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  • Open Access

P369: Financial benefits after the implementation of antimicrobial copper in intensive care units (ICUs)

  • 1,
  • 2,
  • 3,
  • 1,
  • 1,
  • 1,
  • 1,
  • 4 and
  • 1
Antimicrobial Resistance and Infection Control20132 (Suppl 1) :P369

https://doi.org/10.1186/2047-2994-2-S1-P369

  • Published:

Keywords

  • Copper
  • Economic Crisis
  • Intensive Care Unit
  • Comparative Result
  • Copper Alloy

Objectives

Aim of this study was to evaluate the reduction on Intensive Care Unit (ICU) microbial flora after the antimicrobial copper alloy (Cu+) implementation as well as the effect on financial - epidemiological operation parameters.

Methods

Medical, epidemiological and financial data into two time periods, before and after the implementation of copper (Cu 63% - Zn 37%, Low Lead) were recorded and analyzed in a General ICU. The evaluated parameters were: the importance of patients' admission (Acute Physiology and Chronic Health Evaluation - APACHE II and Simplified Acute Physiology Score - SAPS), microbial flora's record in the ICU before and after the implementation of Cu+ as well as the impact on epidemiological and ICU's operation financial parameters.

Results

During December 2010 and March 2011 and respectively during December 2011 and March 2012 comparative results showed statistically significant reduction on the microbial flora (CFU / ml) by 95% and the use of antimicrobial medicine (per day per patient) by 30% (p = 0,014 ) as well as patients hospitalization time and cost.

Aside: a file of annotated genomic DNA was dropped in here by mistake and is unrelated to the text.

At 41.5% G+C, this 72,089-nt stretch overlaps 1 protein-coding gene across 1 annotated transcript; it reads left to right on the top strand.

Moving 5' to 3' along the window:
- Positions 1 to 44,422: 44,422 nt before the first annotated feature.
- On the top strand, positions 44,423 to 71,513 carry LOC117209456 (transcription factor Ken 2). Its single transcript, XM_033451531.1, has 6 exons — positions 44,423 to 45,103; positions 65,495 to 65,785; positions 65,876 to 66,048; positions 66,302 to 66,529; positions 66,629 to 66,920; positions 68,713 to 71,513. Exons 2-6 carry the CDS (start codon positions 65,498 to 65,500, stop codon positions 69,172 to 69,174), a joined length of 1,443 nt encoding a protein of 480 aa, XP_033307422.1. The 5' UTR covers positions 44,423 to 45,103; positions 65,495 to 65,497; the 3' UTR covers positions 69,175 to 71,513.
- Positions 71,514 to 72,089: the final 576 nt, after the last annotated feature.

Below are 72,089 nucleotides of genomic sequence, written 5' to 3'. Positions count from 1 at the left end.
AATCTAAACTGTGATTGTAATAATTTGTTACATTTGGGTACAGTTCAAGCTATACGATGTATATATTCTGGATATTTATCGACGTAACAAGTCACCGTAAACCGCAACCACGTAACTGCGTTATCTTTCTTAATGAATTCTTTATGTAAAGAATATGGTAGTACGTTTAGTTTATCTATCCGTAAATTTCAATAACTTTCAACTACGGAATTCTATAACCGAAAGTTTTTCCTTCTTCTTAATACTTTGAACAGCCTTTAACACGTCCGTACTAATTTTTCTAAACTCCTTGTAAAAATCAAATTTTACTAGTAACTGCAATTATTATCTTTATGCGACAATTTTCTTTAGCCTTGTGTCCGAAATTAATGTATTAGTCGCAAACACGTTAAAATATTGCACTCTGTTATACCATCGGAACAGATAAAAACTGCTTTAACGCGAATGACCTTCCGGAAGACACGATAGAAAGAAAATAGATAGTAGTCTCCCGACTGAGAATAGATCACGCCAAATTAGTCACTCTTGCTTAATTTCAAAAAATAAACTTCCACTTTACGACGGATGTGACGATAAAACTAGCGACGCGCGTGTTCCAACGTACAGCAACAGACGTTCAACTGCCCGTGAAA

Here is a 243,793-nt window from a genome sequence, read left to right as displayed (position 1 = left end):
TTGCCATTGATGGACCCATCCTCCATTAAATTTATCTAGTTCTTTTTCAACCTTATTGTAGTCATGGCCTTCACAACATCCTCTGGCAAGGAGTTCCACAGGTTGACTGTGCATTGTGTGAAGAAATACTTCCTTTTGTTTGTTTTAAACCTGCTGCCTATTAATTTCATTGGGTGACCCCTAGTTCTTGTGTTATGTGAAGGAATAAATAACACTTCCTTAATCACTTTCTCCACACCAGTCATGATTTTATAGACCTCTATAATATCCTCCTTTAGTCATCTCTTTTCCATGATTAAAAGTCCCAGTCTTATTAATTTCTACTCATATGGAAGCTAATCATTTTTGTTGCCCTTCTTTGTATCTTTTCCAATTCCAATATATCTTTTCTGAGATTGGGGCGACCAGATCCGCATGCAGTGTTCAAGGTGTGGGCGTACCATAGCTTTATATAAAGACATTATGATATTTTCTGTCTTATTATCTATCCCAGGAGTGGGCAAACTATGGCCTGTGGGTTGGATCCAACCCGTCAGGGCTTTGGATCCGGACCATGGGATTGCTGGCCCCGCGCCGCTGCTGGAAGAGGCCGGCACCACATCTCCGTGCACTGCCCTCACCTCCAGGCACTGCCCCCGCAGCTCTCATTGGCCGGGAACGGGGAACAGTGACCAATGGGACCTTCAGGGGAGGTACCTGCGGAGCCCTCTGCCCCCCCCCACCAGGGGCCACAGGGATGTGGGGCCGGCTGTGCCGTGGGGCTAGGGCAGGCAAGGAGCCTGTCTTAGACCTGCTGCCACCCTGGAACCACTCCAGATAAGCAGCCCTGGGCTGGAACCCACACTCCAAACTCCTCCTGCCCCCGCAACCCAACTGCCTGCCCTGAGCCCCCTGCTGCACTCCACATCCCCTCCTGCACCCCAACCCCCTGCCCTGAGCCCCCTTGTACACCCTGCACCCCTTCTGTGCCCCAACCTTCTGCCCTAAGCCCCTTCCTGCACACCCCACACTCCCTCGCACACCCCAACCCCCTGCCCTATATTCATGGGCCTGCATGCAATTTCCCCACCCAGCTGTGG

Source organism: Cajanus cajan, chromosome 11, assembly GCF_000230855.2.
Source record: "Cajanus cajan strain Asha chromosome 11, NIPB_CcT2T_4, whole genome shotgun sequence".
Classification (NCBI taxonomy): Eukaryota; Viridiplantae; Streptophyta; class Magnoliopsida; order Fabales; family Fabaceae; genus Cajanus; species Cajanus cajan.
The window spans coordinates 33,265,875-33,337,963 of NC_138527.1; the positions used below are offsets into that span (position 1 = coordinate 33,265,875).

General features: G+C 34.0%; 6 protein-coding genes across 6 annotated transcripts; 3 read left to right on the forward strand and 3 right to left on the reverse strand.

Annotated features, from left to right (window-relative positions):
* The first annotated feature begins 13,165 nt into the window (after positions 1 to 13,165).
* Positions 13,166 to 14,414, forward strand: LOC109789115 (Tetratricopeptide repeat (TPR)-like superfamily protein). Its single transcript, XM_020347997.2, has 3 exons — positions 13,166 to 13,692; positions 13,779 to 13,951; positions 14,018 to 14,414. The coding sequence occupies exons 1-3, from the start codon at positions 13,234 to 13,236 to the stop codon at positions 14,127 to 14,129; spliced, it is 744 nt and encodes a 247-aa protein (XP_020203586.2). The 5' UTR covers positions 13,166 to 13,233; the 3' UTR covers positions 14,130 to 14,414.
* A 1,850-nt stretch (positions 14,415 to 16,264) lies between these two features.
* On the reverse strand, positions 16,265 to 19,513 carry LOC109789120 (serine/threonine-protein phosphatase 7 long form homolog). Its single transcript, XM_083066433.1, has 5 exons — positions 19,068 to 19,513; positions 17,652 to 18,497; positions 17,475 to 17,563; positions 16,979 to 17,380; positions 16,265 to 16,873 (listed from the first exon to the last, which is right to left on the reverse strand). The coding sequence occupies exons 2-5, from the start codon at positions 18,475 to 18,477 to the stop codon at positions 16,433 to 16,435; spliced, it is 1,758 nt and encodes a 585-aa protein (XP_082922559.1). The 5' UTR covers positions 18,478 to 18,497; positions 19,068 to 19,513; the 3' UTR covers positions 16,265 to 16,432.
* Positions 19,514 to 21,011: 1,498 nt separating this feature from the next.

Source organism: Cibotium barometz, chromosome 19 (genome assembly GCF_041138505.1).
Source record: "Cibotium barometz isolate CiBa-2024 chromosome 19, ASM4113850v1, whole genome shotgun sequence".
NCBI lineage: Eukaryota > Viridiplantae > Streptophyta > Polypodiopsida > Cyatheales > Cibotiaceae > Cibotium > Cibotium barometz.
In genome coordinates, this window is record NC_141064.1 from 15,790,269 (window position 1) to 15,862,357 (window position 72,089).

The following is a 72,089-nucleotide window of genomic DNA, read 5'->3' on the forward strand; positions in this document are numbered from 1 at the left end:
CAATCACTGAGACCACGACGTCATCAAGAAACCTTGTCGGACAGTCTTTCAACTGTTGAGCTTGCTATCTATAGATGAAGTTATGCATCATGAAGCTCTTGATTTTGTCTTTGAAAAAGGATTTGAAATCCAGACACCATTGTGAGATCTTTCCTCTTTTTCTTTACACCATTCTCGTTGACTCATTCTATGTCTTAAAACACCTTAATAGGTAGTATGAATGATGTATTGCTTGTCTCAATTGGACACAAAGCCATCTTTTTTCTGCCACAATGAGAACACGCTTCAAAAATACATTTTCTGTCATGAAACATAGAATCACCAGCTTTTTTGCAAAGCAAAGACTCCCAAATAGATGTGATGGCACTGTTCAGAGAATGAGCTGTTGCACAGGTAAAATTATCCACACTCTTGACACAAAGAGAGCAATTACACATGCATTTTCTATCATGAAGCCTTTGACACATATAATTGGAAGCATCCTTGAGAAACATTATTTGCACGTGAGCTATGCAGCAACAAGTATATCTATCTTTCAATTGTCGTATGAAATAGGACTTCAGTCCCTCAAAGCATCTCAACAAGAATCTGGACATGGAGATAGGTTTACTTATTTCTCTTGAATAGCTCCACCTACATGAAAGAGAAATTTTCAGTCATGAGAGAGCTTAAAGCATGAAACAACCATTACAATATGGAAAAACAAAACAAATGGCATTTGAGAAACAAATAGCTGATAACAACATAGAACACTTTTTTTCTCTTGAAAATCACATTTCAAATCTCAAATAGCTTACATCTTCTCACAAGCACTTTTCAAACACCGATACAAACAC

Conclusion

The innovative implementation of antimicrobial copper in ICUs contributed to their microbial flora significant reduction and antimicrobial drugs use reduction with the apparent positive effect (decrease) in both patients hospitalization time and cost. Under the present circumstances of economic crisis, survey results are of highest importance and value.

Disclosure of interest

None declared

Authors’ Affiliations

(1)
National Health Operations Centre, Athens, Greece
(2)
Medical School of the University of Athens, Microbiology laboratory of Aretaieio Hospital, Ministry of Health, Athens, Greece
(3)
ICU, Peiraikon General Hospital, Athens, Greece
(4)
“Agia Sofia” Childrens Hospital (NICU), Ministry of Health, Athens, Greece

Copyright

© Efstathiou et al; licensee BioMed Central Ltd. 2013

This article is published under license to BioMed Central Ltd. This is an Open Access article distributed under the terms of the Creative Commons Attribution License (http://creativecommons.org/licenses/by/2.0), which permits unrestricted use, distribution, and reproduction in any medium, provided the original work is properly cited.

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